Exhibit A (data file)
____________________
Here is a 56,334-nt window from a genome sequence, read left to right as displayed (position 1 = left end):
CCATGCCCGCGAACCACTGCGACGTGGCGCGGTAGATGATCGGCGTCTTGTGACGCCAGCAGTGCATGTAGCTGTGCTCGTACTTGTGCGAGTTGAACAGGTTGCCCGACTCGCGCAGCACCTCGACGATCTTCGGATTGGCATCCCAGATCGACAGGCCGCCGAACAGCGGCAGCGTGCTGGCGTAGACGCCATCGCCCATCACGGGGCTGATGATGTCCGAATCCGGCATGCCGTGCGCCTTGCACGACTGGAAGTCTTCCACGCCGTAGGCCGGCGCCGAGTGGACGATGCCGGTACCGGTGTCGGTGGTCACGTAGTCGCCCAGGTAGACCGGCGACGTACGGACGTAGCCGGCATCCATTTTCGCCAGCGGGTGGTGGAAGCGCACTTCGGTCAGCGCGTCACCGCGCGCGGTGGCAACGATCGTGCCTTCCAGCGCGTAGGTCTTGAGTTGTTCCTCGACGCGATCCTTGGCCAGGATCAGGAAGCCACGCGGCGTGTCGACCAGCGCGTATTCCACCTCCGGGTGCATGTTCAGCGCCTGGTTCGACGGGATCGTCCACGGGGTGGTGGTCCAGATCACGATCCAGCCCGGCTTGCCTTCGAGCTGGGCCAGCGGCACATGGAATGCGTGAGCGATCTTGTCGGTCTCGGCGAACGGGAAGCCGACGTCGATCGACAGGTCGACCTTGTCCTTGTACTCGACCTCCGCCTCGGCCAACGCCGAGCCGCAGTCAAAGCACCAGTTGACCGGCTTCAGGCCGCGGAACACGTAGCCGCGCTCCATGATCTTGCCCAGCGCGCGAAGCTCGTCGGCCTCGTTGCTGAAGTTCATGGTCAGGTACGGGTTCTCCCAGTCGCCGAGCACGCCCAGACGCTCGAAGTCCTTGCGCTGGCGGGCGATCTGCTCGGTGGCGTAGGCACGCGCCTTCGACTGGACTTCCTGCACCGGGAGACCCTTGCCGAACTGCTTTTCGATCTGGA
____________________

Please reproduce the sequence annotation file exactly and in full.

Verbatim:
Here is a 56,334-nt window from a genome sequence, read left to right as displayed (position 1 = left end):
CCATGCCCGCGAACCACTGCGACGTGGCGCGGTAGATGATCGGCGTCTTGTGACGCCAGCAGTGCATGTAGCTGTGCTCGTACTTGTGCGAGTTGAACAGGTTGCCCGACTCGCGCAGCACCTCGACGATCTTCGGATTGGCATCCCAGATCGACAGGCCGCCGAACAGCGGCAGCGTGCTGGCGTAGACGCCATCGCCCATCACGGGGCTGATGATGTCCGAATCCGGCATGCCGTGCGCCTTGCACGACTGGAAGTCTTCCACGCCGTAGGCCGGCGCCGAGTGGACGATGCCGGTACCGGTGTCGGTGGTCACGTAGTCGCCCAGGTAGACCGGCGACGTACGGACGTAGCCGGCATCCATTTTCGCCAGCGGGTGGTGGAAGCGCACTTCGGTCAGCGCGTCACCGCGCGCGGTGGCAACGATCGTGCCTTCCAGCGCGTAGGTCTTGAGTTGTTCCTCGACGCGATCCTTGGCCAGGATCAGGAAGCCACGCGGCGTGTCGACCAGCGCGTATTCCACCTCCGGGTGCATGTTCAGCGCCTGGTTCGACGGGATCGTCCACGGGGTGGTGGTCCAGATCACGATCCAGCCCGGCTTGCCTTCGAGCTGGGCCAGCGGCACATGGAATGCGTGAGCGATCTTGTCGGTCTCGGCGAACGGGAAGCCGACGTCGATCGACAGGTCGACCTTGTCCTTGTACTCGACCTCCGCCTCGGCCAACGCCGAGCCGCAGTCAAAGCACCAGTTGACCGGCTTCAGGCCGCGGAACACGTAGCCGCGCTCCATGATCTTGCCCAGCGCGCGAAGCTCGTCGGCCTCGTTGCTGAAGTTCATGGTCAGGTACGGGTTCTCCCAGTCGCCGAGCACGCCCAGACGCTCGAAGTCCTTGCGCTGGCGGGCGATCTGCTCGGTGGCGTAGGCACGCGCCTTCGACTGGACTTCCTGCACCGGGAGACCCTTGCCGAACTGCTTTTCGATCTGGA